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TITLE OF GOOD PRACTICE:

Freiburg Anti-Violence-Training (FAGT)

KEYWORDS:

Self-perception, External perception, Incurrence and solution of conflicts, Social skills, Intrinsic value

GOOD PRACTICE TYPOLOGY:

National Project

TARGET GROUPS:

Children and adolescents aged from 10 to 17

WORKING GROUP COORDINATING THE INITIATIVE:

Prof. Dr. Klaus Fröhlich-Gildhoff

COUNTRY WHERE IT TOOK PLACE:

Germany

LANGUAGE OF THE REVIEW:

English

DEFINITION OF TARGET GROUP:

Parents, Teachers, Young People.

DESCRIPTION OF THE GOOD PRACTICE:

The Freiburg anti-violence training (FAGT) was created in 1997 and performed in various schools and youth institutions and developed further. The FAGT based on an integrated bio-psychosocial understanding of the origin of violence and the resulting derived requirements for an intervention approach (see Fröhlich-Gildhoff, 2006).
The focus is on the four topics of Self-perception, external perception, self-control, self-stabilization and social skills.

The above-mentioned main topics concentrate not only in aggressive behavior. It is particularly important to look at people with their strengths and weaknesses related to its environment (multi-modal approach). Resolve conflicts and a better integration into the environment are important skills to be taught as part of the project. Participants will be "bumped" to experiment with new forms of integration and be able to change themselves. The parents of the children are addressed and advised in the project. The following topics are dealt with children and young people:
- Self-perception, external perception
- Relaxation, feelings, rage and anger
- Empathy
- Development and conflict solution
- Self-esteem (Commendable)
- Social skills

The group size should be between six and eight participants. Regarding the level of development, the participants should be on the same level. In gender-mixed groups should be ensured that the ratio is balanced. The project is always conducted by two trainers. The training consists of ten group sessions of 90 minutes each and a final session. In addition there will be two parent meetings. The meetings are opening and closing rituals structured in its content and have different priorities (see above). In particular, the topic of social skills is supported by role-playing and video. The program is linked to a system of reinforcement and rewarding. Other methodological approaches are group work, relaxation exercises and worksheets. Throughout the project there is a change between experiential elements and reflection phases. Conflicts during the project are promptly addressed and treated.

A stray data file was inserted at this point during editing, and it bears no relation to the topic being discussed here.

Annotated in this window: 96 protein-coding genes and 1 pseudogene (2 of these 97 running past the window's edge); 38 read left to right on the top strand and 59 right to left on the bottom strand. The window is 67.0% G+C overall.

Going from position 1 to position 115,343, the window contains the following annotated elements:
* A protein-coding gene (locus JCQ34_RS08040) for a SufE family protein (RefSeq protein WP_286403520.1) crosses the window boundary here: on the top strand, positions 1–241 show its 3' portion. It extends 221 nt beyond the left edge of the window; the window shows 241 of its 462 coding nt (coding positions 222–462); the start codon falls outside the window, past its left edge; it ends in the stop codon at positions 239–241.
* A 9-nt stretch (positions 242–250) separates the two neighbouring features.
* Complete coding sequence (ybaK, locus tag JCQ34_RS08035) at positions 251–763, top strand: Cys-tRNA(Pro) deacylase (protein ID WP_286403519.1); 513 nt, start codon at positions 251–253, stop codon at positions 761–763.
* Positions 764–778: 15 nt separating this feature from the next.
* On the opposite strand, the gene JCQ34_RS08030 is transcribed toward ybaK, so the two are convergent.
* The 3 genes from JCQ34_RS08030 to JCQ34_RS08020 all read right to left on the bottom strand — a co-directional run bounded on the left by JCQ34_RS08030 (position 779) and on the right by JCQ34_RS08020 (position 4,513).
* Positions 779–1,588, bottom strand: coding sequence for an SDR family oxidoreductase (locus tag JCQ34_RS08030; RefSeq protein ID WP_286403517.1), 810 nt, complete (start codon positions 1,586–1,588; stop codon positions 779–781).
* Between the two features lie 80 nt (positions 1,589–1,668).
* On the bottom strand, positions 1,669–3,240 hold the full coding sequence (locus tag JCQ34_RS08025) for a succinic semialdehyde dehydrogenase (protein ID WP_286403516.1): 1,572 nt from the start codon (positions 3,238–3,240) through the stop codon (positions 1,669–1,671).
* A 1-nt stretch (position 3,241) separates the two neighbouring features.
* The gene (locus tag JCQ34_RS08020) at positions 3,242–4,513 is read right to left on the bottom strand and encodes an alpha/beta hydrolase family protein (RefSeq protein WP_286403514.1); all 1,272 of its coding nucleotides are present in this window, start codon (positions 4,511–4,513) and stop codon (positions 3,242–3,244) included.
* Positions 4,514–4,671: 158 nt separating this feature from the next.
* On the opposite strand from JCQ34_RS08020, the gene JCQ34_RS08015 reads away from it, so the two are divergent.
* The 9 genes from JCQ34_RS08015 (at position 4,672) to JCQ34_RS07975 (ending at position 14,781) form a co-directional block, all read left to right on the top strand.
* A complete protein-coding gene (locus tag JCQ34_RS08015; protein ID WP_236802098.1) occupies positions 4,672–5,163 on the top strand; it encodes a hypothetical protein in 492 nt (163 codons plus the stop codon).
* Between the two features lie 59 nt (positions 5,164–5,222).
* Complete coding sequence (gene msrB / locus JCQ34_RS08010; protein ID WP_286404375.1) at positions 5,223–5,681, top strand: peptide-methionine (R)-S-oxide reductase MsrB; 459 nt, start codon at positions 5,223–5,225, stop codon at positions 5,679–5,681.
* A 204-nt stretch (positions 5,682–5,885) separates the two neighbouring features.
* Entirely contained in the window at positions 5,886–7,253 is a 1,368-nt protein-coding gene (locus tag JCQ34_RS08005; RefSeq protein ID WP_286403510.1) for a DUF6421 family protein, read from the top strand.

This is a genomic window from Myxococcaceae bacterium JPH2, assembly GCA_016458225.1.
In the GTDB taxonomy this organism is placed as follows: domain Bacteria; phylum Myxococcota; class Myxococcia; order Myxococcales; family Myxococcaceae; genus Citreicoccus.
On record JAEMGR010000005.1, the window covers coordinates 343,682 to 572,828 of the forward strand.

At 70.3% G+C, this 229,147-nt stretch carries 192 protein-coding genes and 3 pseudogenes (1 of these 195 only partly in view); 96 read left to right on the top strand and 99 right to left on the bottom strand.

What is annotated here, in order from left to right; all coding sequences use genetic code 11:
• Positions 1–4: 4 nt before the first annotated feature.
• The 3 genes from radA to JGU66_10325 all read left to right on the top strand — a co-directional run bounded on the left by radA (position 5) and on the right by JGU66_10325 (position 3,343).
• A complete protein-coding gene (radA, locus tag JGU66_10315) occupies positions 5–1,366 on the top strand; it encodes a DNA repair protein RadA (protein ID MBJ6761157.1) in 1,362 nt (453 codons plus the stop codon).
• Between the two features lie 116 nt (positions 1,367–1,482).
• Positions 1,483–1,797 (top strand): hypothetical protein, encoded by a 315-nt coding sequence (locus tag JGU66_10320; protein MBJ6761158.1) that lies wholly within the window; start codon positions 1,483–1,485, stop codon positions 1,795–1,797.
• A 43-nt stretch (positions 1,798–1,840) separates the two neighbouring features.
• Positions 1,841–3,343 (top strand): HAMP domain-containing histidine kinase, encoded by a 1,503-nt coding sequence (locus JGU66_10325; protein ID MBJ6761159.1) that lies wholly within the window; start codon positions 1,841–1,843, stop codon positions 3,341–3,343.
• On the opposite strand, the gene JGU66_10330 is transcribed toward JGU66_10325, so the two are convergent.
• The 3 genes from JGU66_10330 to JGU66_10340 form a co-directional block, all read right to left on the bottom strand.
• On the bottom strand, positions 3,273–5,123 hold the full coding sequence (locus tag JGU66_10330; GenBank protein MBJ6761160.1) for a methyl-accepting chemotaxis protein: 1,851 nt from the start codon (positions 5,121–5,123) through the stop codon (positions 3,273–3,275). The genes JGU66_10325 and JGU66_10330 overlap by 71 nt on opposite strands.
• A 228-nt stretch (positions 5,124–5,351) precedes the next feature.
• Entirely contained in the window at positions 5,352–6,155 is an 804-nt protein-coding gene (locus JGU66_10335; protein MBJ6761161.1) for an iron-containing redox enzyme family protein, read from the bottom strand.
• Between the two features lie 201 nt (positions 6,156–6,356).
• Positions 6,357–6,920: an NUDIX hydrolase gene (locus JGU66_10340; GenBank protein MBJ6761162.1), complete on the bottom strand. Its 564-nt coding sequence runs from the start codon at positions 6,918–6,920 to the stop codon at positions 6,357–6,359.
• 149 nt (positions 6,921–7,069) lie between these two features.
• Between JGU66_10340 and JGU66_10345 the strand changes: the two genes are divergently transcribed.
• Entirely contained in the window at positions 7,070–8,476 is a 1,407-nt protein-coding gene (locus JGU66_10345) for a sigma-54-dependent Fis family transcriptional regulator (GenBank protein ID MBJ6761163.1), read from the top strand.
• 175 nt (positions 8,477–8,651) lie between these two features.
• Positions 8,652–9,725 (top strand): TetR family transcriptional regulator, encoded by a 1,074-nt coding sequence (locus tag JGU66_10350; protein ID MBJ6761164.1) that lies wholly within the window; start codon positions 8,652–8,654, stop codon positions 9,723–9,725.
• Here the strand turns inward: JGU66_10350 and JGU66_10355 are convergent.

INDICATORS:

Parent training/meetings, Disciplinary methods, Classroom management, Classroom rules, Information for parents, Cooperative group work, Peer support.

EVALUATION:

The project was evaluated in 2004 (see Fröhlich-Gildhoff and Engel, 2006). The results can be summarized as follows:
Coaches estimated the progress of the program and training sessions as generally positive. The overall evaluation of the program was above average. The analysis of the quantitative data of the outcome evaluation showed, however, large differences between the training group and a comparison group that received no training. The students of the training group had more problems and were judged to be aggressive striking. Because of a lack of pre-survey of the students it could not be excluded that these differences had existed before the program, a systematic comparison of training and comparison group was not possible.
Parents and teachers completed a standardized questionnaire to assess the aggressive behavior of the students both before and after the program implementation (CBCL aggression scale, SDQ; Achenbach, 1991). According to their estimation there was a reduction of hyperactivity and an increase in prosocial behavior after training with the students. The students themselves stated a decrease in their aggressive behavior in the questionnaire (Dorner and Fröhlich-Gildhoff, 2006).
In summary, a change in behavior will be reported in 2/3 of the students. Since no comparison with the group without intervention was, the results should be regarded as preliminary. Another methodologically adequate evaluation of the program would be desirable. pages

COMMENT:

This summary was created by the Technical University of Dresden in collaboration with the BGAG - Institute for Work and Health of the German accident insurance, Dresden.

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